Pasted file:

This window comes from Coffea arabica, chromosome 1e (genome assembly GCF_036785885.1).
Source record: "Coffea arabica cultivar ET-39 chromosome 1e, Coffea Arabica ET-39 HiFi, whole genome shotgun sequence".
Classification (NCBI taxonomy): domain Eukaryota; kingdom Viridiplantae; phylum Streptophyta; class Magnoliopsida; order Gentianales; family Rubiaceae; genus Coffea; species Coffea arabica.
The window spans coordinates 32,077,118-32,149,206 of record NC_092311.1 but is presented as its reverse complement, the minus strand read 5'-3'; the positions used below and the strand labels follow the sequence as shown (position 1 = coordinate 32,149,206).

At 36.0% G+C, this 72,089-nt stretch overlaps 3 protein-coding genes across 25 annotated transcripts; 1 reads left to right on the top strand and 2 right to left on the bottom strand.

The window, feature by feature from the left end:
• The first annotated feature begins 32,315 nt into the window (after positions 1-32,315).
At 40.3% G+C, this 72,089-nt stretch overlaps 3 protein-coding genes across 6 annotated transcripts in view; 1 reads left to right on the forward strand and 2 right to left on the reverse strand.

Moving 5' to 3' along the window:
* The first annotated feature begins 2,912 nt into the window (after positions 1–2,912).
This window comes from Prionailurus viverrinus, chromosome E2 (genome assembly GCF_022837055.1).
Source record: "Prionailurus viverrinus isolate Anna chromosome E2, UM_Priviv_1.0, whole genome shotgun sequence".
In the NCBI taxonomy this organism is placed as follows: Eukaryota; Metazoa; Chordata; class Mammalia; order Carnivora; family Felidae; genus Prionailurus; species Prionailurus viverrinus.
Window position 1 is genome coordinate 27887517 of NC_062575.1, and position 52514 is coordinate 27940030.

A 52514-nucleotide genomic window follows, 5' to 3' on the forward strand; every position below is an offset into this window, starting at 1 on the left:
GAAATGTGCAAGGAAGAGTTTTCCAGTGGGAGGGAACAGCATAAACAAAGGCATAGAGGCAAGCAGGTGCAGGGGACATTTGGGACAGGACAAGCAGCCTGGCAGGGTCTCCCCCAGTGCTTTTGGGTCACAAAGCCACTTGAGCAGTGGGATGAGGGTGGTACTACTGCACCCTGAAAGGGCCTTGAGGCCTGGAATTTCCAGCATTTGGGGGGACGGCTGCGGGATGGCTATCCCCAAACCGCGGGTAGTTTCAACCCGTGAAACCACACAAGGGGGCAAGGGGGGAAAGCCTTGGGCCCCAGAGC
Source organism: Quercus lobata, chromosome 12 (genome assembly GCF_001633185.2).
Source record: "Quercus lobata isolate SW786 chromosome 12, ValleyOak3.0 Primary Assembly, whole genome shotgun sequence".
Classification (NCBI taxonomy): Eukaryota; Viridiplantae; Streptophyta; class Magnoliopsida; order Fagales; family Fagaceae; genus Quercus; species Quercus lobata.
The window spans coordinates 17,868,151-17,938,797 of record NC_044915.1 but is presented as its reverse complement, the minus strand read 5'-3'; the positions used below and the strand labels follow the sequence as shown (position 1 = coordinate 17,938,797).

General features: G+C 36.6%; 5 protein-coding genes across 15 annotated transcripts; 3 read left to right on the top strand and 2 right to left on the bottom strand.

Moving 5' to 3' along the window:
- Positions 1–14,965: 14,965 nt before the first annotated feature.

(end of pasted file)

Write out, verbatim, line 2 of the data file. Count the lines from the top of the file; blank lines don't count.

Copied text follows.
Source record: "Coffea arabica cultivar ET-39 chromosome 1e, Coffea Arabica ET-39 HiFi, whole genome shotgun sequence".